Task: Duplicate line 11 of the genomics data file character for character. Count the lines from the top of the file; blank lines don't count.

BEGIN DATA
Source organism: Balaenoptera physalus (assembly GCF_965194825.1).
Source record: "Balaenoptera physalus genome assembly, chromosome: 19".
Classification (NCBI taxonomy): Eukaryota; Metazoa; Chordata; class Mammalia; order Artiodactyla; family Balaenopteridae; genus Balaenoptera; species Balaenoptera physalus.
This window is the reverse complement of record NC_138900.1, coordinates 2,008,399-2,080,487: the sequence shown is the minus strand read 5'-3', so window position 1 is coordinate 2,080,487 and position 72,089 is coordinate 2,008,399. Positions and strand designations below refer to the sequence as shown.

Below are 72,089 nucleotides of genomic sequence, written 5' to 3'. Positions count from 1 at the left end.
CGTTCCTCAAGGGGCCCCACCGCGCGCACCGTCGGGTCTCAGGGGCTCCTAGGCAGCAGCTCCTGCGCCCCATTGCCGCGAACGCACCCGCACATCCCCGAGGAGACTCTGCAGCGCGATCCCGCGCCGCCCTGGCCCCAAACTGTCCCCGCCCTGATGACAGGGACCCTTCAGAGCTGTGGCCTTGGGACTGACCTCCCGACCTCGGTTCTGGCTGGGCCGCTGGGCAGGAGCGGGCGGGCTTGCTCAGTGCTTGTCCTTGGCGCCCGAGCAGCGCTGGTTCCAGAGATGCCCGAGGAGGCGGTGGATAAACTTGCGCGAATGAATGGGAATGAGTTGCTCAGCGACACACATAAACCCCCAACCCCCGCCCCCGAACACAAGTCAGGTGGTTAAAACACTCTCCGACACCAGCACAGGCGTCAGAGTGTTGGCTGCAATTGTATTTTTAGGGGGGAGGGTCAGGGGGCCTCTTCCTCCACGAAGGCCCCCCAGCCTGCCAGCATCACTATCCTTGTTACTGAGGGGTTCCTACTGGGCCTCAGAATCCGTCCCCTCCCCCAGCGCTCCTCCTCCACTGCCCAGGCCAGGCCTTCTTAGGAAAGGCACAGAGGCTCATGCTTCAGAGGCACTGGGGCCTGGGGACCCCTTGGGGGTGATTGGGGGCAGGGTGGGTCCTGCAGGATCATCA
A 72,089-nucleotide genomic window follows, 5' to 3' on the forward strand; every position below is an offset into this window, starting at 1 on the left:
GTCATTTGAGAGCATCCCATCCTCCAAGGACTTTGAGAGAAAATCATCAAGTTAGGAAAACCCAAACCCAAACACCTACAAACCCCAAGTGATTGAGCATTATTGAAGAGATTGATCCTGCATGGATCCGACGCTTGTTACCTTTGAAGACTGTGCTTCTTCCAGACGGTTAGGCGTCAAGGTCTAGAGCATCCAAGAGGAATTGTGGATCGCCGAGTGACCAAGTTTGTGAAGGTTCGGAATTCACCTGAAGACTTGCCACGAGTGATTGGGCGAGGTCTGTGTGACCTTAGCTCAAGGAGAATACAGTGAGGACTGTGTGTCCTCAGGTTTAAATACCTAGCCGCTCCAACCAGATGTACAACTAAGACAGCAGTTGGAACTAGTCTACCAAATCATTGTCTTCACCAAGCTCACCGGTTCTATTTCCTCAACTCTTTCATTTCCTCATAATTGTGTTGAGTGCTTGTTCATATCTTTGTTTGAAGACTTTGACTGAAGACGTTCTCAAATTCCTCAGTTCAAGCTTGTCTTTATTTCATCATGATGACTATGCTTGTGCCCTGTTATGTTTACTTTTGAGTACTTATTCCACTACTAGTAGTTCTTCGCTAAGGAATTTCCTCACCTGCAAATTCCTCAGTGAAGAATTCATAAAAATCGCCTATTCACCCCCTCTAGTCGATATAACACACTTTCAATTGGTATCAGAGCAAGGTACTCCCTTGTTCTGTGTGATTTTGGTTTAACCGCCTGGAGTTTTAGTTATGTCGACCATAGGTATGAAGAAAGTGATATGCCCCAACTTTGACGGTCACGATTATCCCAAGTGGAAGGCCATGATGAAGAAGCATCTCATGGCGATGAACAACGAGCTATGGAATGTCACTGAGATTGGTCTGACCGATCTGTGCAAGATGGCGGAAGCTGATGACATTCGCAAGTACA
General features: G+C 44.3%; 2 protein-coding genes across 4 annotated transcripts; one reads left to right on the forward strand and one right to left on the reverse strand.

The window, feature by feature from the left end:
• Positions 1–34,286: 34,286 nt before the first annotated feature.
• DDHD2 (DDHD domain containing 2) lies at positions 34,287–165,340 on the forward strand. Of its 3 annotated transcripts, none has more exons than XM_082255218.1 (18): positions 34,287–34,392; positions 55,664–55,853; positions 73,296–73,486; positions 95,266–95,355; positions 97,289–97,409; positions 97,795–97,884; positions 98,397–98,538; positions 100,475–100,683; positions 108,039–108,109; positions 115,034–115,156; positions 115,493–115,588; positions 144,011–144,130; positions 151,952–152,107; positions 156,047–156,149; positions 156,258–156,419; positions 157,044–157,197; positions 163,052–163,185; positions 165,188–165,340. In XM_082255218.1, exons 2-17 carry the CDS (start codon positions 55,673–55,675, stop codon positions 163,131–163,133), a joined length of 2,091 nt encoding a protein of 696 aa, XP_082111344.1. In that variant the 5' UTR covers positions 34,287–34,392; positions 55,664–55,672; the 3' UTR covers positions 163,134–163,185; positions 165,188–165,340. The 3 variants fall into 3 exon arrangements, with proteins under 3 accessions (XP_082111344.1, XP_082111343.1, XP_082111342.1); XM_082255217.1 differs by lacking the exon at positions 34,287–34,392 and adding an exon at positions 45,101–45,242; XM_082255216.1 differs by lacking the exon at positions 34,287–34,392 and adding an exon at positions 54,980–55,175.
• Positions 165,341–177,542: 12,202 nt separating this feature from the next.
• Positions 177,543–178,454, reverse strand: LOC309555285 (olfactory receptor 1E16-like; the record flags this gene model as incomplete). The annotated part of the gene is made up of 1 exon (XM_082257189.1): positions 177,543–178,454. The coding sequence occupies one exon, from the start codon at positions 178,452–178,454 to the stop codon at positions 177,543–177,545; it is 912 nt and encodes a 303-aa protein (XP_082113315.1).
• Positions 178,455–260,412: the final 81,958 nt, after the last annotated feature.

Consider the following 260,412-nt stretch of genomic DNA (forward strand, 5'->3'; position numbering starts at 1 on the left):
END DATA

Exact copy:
• Positions 1–34,286: 34,286 nt before the first annotated feature.